Permalink
Switch branches/tags
Nothing to show
Find file Copy path
263 lines (195 sloc) 8.89 KB

Query a web server

This chapter will teach you how to retrieve data from a web server through HTTP requests.

TL;DR

  • HTTP requests sent to a web server need to be asynchronous to prevent blocking the client application while waiting for the server's response.

  • The JavaScript fetch() method is replacing XMLHttpRequest as the go-to way of creating an asynchronous request. Its then() and catch() methods respectively handle the success and failure of the request.

// Sends an asynchronous HTTP request to the target url
fetch(url)
  .then(() => {
    // Code called in the future when the request ends successfully
  })
  .catch(() => {
    // Code called in the future when an errors occurs during the request
  });
  • The fetch() method demonstrates the use of promises to write asynchronous code in JavaScript. A promise is a wrapper for an operation whose result might be available in the future. It is either pending (initial state), fulfilled (operation completed successfully) or rejected (operation failed).

  • JavaScript deals with JSON content with the JSON.parse() (to transform a JSON text into an object) and JSON.stringify() method (to do the opposite).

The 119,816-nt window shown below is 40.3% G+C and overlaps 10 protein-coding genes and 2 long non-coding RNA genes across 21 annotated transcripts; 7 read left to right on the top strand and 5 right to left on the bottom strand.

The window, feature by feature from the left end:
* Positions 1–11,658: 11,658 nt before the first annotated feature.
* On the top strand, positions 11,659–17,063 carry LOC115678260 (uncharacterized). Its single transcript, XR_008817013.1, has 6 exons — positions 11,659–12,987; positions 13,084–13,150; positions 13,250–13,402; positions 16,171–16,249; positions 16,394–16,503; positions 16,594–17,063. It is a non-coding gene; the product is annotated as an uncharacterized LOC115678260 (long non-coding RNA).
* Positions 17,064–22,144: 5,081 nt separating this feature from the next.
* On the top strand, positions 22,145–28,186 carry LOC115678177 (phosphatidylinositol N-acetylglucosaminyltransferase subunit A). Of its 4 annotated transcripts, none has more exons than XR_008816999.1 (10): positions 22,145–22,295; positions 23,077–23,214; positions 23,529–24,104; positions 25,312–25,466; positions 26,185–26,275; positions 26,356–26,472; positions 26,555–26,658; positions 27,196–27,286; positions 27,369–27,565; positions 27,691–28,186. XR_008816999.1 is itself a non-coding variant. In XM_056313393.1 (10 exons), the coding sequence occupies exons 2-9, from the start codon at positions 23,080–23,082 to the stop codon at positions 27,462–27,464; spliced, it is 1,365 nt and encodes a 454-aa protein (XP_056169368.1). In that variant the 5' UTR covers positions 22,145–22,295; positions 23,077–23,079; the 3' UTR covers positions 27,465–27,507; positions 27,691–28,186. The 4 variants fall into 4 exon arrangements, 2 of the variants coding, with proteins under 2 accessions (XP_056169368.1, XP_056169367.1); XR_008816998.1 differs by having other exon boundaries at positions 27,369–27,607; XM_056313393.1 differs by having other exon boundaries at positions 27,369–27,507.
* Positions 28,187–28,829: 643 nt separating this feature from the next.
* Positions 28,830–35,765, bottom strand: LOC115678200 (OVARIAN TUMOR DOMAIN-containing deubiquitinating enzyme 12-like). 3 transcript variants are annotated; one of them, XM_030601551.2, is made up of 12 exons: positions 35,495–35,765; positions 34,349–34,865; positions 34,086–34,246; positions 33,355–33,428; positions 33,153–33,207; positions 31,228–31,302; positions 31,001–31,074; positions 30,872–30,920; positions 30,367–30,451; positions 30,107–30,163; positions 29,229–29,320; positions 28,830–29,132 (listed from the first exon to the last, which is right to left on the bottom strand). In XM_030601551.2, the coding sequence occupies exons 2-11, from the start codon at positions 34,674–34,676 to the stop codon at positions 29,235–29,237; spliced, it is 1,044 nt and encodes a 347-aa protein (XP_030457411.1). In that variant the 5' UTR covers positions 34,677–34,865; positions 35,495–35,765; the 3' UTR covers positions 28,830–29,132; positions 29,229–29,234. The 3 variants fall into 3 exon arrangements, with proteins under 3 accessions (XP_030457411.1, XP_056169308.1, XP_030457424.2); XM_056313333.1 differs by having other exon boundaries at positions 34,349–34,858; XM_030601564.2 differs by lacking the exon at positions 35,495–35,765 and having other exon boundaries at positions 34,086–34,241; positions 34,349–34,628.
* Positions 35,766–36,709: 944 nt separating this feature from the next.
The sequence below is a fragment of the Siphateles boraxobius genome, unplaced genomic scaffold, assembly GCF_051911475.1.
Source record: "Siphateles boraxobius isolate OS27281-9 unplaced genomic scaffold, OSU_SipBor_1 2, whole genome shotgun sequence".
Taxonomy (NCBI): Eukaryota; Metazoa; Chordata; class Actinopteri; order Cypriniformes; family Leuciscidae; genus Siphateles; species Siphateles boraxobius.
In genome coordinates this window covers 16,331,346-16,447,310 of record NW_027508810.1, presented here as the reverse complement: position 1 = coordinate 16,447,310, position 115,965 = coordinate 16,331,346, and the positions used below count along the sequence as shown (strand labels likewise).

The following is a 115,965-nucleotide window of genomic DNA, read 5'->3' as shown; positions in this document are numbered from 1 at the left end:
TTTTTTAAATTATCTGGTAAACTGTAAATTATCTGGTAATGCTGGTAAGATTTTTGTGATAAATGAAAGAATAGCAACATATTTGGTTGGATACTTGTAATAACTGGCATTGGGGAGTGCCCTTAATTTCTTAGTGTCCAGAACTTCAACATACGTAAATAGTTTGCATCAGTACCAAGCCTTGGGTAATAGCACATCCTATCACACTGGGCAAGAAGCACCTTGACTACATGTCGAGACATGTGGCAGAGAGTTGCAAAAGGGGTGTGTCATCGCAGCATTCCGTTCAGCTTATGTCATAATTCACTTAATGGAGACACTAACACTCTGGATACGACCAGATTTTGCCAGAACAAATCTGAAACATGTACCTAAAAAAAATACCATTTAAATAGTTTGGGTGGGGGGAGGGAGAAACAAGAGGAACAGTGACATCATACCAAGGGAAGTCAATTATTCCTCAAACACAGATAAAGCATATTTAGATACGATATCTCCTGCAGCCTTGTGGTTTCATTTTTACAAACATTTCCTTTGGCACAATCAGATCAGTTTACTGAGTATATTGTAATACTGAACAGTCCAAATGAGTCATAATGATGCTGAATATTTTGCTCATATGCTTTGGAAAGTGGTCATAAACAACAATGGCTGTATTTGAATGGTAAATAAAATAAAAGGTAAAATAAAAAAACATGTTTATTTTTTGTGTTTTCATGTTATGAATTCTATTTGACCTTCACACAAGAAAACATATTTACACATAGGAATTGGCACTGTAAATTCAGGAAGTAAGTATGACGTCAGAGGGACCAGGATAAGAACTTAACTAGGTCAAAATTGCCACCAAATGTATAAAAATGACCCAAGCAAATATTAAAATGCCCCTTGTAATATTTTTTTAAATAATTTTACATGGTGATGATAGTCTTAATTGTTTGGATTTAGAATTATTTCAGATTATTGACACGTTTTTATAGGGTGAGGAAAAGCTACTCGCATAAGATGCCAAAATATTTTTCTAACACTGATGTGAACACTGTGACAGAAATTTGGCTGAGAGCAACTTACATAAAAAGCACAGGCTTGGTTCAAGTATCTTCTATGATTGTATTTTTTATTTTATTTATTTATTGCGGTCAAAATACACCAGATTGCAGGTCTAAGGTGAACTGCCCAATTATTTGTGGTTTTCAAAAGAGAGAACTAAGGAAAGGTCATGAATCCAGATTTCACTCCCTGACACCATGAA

• The result of a call to fetch() is an HTTP Response object. Its text() and json() methods are used to read content as plain text or JSON data. These two methods return a promise that resolves either as a string or as JSON.

Creating asynchronous HTTP requests in JavaScript

In the previous chapter, we discussed synchronous vs asynchronous requests. Since synchronous requests block the calling process until their result is received, only asynchronous HTTP requests should be used when building a web application. However, asynchronous code can be tricky to write and to understand, since statements won't be executed in a linear and sequential fashion like with synchronous operations.

The fetch() method

The best way to send asynchronous HTTP requests in JavaScript is to use the fetch() method. Here is its general usage form.

// Sends an asynchronous HTTP request to the target url
fetch(url)
  .then(() => {
    // Code called in the future when the request ends successfully
  })
  .catch(() => {
    // Code called in the future when an errors occurs during the request
  });

You might encounter JavaScript code that uses an object called XMLHttpRequest to perform HTTP operations. This is a more ancient technique now replaced by fetch().

Under the hood: promises

When the fetch() method is executed, it immediately returns a promise, which is a wrapper for an operation whose result might be available in the future. A promise is in one of these states:

  • pending: initial state, not fulfilled or rejected.
  • fulfilled: meaning that the operation completed successfully.